It was a comment worthy of a five minute game of frisbee in the garden anyway, after which there was still time for a half hour Hunt-the-Cat competition, when my little fluffy Chloe went missing soon after arrival at the new house. We eventually found her behind the kitchen cupboards. The fitted kitchen cupboards. I'm sure that shouldn't be possible.

But it meant I was free to carry on to the M25, safe in the knowledge that my cat was being cared for while I was sitting in a traffic jam for the rest of the afternoon.

Although I have to say it was worth it for that Magnum. They're very nice. You'd never know you're eating a slimming product.

Wednesday, August 10, 2005

I've been neglecting this blog terribly. If I carry on like this, social services will have to step in and take it into care.*

* I used that line in my very first e-mail to Lisa, in May 2003, about my Senators website. She liked it so much (the line, not the website), that she actually replied, just to say so. If she hadn't, we'd never have met a year later, and I wouldn't now be neglecting my blog in an effort to make some money so that I can move down to Brighton. Kind of ironic that.

Anyhoo, whilst trawling the adverts on Elance (a website which posts job opportunities for poor people with pens) the other day, I came across this advert.

It's an appeal for someone to write daily horoscopes. And it's posted in the 'Creative Writing' section of a freelance writers' website. Not on a site for budding astrologers. It's almost as though the horoscopes we read in newspapers and magazines are written by creative writers who make them up on the spot, and not by qualified astrologers doing serious research. But I'm sure that can't be true. And besides, my stars in TV Quick this week say that Leos shouldn't believe everything they read.

While I'm here, can I just say how much I'm enjoying this birthday present from my Mummy & Daddy. It's the second album by Hot Rod Circuit, the band I discovered seven weeks ago in a Brighton charity shop. Well ok, the band weren't actually in the shop - their first album was. Although I'm sure they do regularly shop in Oxfam, coz let's face it - it's not as if they sell any records. Except to me. But anyway, in addition to having a very atmospheric photo on the cover, it's also very good indeed. I particularly like the song which goes "The way that you looked at me, I'm lucky I'm still alive". Not that it's a feeling I can relate to, obviously. I just like the tune.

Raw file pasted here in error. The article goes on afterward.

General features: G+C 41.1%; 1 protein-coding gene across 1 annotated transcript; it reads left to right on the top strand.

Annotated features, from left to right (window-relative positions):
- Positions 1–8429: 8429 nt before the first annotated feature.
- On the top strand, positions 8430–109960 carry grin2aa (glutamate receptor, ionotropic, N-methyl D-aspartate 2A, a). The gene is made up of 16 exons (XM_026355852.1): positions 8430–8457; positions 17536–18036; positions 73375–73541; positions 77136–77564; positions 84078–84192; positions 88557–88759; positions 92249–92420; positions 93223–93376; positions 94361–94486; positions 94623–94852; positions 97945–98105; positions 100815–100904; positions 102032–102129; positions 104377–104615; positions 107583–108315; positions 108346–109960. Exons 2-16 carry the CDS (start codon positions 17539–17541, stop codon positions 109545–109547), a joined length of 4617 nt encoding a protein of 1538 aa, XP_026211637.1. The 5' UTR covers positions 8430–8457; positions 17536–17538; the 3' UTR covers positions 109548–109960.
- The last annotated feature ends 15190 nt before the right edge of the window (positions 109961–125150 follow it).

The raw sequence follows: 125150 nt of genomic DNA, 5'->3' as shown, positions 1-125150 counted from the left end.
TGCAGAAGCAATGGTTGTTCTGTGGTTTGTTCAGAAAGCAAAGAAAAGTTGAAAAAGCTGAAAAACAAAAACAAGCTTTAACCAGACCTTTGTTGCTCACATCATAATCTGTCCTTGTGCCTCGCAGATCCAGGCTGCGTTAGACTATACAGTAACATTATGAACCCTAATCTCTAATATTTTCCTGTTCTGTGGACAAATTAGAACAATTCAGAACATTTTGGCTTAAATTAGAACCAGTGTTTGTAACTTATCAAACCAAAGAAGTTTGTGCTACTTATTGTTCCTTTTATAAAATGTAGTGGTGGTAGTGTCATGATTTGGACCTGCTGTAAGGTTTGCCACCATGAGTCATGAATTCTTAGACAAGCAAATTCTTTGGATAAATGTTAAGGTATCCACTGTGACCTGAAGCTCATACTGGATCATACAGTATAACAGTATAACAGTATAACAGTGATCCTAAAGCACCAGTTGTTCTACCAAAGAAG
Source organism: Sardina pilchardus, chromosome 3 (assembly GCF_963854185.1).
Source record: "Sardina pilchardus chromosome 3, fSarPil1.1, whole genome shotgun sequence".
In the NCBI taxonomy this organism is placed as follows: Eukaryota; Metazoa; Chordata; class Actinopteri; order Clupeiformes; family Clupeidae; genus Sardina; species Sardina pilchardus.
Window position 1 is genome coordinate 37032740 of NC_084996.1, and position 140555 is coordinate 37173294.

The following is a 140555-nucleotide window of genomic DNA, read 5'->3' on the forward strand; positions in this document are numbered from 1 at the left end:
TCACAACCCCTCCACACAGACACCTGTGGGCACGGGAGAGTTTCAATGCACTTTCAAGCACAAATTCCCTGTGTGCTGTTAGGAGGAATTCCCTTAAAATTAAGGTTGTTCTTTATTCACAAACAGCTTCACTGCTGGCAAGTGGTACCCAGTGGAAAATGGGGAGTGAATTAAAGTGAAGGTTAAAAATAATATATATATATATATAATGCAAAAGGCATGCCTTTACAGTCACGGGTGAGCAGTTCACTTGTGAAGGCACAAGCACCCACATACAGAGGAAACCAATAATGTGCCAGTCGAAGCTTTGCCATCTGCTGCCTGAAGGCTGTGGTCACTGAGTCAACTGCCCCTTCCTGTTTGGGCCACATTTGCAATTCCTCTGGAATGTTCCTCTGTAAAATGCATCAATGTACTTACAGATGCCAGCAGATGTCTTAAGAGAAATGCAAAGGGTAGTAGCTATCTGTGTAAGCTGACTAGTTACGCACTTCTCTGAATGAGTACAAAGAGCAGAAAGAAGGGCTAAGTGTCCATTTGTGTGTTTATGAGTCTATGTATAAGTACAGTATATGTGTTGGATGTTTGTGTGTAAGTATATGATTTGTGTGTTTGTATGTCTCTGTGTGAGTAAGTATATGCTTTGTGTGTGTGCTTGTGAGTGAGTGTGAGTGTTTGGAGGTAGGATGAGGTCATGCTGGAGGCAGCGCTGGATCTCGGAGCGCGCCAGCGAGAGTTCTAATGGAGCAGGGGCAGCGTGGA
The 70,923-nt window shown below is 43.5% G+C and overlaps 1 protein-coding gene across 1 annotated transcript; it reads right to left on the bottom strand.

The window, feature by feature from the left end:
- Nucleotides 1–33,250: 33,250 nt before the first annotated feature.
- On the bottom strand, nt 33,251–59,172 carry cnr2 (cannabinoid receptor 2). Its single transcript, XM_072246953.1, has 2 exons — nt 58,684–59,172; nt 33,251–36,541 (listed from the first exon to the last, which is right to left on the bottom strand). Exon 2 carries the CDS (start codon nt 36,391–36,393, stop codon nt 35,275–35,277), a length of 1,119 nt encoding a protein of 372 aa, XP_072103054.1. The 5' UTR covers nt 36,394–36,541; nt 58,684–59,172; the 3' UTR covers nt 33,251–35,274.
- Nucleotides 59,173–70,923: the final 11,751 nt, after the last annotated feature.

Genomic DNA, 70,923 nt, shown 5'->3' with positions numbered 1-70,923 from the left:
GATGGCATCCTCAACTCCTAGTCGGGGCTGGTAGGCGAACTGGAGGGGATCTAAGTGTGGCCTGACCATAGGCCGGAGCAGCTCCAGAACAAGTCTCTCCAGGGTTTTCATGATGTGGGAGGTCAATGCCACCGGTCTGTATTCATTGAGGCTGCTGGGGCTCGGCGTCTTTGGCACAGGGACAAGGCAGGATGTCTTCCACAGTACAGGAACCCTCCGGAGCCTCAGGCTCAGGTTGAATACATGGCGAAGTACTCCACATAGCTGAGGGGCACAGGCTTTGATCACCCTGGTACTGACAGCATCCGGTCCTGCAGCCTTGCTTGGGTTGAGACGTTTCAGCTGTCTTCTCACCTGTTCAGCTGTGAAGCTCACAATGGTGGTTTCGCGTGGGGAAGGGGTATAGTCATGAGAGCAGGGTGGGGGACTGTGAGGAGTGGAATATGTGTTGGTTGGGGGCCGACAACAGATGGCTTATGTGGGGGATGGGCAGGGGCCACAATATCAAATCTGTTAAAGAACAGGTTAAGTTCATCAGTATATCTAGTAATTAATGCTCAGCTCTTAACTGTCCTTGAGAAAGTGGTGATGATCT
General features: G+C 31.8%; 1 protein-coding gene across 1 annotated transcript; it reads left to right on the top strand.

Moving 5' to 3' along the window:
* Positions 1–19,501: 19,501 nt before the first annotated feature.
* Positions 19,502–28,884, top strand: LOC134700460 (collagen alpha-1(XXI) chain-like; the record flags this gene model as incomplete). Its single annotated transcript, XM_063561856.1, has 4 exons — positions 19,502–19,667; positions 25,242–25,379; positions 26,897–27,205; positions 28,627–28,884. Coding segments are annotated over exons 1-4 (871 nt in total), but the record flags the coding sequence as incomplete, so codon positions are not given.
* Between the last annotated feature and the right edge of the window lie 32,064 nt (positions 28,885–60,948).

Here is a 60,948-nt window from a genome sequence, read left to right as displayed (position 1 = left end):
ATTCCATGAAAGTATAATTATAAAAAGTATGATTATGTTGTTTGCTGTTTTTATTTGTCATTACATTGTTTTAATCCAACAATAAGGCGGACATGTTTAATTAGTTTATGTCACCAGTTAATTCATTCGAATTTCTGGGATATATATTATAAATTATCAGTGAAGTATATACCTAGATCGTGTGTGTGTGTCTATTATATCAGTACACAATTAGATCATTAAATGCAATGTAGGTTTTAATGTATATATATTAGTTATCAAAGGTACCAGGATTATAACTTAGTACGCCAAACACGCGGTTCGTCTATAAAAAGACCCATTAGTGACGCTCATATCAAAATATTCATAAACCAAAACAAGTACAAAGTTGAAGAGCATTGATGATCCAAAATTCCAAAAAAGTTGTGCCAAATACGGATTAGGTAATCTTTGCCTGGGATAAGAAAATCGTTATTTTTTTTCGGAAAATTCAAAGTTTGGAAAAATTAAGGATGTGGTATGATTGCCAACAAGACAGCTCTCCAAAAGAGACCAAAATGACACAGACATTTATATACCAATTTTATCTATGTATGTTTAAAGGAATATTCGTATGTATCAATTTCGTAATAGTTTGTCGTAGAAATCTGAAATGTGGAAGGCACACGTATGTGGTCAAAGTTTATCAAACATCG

Monday, August 08, 2005

The front page headline in the brand new issue of 'The Shotley Noticeboard' is:


Something tells me I'm not living in a very exciting place.

So with that in mind, I've spent a large proportion of the day trying to persuade my brother to buy me a flat in Peacehaven. After all, if you're going to move to within striking (not literally) distance of Lisa, where would you rather live - Peace [tranquility] haven [place of refuge] , or the neighbouring village of Rotting [decaying and infested with maggots] dean?

Obviously there's always Bright [clever or cheerful] on, but frankly I don't have the money. Of course, neither does my brother, but unlike me, he's the kind of bloke to whom people will lend it.

So that's occupied part of my day, with the remainder spent trying to earn some money so I might be able to pay him back before I die.

Talking of making money, I had a visitor to my website last night from America, who'd entered the words "Phil Gardner horse" into Google. So it's nice to know that news of my racing tips has crossed the Atlantic. This time next year I could be one of the leading causes of world poverty.

Saturday, August 06, 2005

I've had a postcard from my sister this morning...

Someone must have shown her the way there. Needless to say, she's been hugging her pillow quite a lot just lately too. And possibly weeping like a willow. But as she says herself, "We spent 6 hours here on the way to Santa Fe (New Mexico). It does not warrant a song being written about it."